What’s not to love about southern Utah’s Bryce Canyon National Park and its red rocks, pink cliffs, endless horseshoe-like canyons, and its iconic, multi-colored hoodoos. It is definitely a feast for the eyes.
Bryce Canyon, like most U.S. National Parks, offers many ways to explore nature. Stop at one of the many road-side vista points. Stroll a flat 100-yard walk. Take an easy, moderate, or rugged 20, 30, or even 40-mile multi-day hike. Take in the beauty of this fabulous place. But first some background.
The People of Bryce Canyon
People have been in Bryce Canyon for at least the past 10,000 years. From Native American paleo-Indian hunter-gathers who passed through the canyon to subsequent tribes that settled there. European and American explorers came and Mormons settled there in the 1890s. Tourism began around 1915. The 1929 creation of a formal Grand Circle train-bus tour from Bryce, to Zion to Cedar Breaks and the North Rim of the Grand Canyon brought even more tourists. Today it is America’s 12th most popular park.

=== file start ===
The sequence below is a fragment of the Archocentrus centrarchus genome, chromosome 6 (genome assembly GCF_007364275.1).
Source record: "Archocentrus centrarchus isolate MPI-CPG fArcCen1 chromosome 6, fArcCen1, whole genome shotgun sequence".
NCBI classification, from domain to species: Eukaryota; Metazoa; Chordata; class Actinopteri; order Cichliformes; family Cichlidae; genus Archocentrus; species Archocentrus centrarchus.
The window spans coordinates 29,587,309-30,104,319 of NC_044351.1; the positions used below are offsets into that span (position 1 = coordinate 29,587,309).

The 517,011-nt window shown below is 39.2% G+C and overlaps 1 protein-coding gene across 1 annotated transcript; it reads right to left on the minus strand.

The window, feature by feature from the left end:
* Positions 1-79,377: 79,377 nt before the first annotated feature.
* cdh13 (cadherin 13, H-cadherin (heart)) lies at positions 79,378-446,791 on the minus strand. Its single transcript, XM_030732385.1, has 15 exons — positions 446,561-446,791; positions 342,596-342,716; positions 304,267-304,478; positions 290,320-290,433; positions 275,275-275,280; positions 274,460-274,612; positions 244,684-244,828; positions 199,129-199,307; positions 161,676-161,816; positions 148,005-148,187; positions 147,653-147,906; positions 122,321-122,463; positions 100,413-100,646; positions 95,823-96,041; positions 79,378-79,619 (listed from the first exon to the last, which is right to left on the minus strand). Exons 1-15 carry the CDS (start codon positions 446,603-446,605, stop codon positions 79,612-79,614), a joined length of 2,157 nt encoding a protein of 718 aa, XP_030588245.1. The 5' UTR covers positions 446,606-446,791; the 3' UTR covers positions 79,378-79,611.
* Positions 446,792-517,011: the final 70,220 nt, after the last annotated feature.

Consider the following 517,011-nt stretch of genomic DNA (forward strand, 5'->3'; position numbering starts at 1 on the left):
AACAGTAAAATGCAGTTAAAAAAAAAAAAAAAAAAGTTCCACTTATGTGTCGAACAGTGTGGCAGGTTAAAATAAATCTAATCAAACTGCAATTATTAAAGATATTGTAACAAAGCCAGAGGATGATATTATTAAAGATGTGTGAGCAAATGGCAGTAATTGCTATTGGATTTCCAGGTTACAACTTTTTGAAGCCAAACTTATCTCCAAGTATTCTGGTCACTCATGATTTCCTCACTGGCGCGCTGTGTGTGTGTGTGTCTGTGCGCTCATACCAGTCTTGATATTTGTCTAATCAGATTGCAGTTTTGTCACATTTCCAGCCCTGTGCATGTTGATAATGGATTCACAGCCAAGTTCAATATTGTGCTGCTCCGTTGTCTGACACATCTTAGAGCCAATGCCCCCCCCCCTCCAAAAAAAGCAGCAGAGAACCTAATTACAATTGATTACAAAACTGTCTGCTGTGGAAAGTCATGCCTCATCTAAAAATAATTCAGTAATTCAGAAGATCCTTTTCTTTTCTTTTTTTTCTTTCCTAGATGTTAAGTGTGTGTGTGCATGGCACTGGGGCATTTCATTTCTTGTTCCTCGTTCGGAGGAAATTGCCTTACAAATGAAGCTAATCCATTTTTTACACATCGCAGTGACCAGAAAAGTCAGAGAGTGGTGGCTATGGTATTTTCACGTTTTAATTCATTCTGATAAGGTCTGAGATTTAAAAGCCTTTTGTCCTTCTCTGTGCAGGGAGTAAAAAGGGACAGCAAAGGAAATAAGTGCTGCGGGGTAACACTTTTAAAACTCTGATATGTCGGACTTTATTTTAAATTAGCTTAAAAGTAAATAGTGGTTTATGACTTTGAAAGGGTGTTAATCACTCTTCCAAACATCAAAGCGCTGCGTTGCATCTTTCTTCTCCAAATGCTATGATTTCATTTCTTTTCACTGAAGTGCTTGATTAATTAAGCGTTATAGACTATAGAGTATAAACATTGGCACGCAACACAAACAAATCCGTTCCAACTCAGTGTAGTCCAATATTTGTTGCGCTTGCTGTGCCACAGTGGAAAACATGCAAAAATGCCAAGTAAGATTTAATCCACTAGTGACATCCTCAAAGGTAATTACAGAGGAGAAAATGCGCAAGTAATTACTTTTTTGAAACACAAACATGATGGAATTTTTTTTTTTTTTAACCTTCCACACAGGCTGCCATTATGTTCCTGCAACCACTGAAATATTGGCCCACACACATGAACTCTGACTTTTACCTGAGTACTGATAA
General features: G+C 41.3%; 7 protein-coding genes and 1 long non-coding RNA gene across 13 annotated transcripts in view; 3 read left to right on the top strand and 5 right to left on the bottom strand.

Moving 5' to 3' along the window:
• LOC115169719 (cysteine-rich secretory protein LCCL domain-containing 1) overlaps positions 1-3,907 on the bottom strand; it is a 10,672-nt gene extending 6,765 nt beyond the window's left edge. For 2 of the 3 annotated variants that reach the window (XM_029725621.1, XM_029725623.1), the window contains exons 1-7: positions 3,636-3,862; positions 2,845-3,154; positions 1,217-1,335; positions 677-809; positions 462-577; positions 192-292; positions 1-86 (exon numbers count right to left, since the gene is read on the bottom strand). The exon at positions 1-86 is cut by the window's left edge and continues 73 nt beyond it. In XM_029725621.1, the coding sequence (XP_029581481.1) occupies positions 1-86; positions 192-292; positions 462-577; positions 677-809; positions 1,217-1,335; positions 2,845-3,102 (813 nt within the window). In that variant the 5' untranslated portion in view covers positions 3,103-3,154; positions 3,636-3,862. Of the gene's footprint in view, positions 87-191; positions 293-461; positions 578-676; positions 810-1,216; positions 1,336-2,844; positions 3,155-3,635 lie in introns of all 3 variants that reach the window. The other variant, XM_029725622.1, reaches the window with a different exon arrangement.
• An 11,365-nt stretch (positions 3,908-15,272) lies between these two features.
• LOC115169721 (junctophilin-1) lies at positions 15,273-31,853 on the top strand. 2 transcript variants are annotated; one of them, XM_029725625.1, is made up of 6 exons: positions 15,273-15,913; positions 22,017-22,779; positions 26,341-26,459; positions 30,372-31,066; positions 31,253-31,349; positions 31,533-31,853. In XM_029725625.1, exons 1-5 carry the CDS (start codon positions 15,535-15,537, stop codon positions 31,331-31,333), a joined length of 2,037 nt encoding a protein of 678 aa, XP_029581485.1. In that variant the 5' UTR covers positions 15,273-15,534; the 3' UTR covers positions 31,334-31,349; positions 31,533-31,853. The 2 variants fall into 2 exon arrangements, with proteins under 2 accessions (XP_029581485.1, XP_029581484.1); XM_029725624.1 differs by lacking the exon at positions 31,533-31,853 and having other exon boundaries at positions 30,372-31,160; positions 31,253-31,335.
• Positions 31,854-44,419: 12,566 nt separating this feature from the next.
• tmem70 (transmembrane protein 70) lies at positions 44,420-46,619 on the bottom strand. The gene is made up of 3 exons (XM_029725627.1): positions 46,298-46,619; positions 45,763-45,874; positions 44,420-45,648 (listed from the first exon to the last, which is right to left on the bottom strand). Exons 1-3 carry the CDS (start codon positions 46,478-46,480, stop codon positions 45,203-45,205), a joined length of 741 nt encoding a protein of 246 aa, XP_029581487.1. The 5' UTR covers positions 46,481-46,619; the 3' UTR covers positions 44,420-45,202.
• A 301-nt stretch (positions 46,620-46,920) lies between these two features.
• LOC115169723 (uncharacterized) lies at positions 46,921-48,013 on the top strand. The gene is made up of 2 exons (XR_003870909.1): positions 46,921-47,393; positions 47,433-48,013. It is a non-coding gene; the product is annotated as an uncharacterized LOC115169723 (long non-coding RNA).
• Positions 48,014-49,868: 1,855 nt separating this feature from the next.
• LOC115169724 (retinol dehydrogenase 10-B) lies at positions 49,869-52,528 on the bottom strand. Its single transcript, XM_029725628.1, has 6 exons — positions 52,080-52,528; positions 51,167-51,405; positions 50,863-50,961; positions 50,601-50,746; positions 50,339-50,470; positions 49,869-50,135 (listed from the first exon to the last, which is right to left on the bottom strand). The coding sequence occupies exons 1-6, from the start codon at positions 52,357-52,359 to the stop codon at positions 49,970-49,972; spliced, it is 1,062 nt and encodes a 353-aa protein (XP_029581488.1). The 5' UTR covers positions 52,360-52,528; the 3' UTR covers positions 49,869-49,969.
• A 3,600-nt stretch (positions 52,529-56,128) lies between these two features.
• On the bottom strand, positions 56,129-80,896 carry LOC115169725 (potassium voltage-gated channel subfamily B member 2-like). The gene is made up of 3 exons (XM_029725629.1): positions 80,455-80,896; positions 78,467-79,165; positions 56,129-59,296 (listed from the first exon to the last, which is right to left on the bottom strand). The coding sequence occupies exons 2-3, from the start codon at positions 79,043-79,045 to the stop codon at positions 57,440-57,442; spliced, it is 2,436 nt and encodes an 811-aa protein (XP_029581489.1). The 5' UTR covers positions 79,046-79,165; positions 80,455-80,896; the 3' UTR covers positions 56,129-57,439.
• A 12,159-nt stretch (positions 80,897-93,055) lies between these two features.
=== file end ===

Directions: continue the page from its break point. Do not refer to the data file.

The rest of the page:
Grand Staircase Escalante
A stop at the visitors center provides a great overview of the area. To understand the geographical history, one must understand the Grand Staircase Escalante. The Escalante is a 100-mile stairway of geological layers of sedimentary rock that stretches from the deepest depths of the Grand Canyon to the plateau above Bryce Canyon with the cliffs representing the risers and the plateaus the steps.
The steps begin with the basement rock—the Vishnu schist beneath the Colorado River at the bottom of the Grand Canyon which resides atop the earth’s mantle. It progresses up through the dark brown, or chocolate layer of Moenkop foundation (formed when the area was swampy) to the gray seafloor deposit of Topic Shale to the gray Vermillion Cliffs (which we saw in the distance from Page Arizona) interlaced layers of sandstone and siltstone and then to the top two layers of the white Navajo sandstone cliffs (which range from white to dark red depending on the amount of iron in the soil) of the top layer of pink Claron sandstone at the top of the stairs at Bryce Canyon.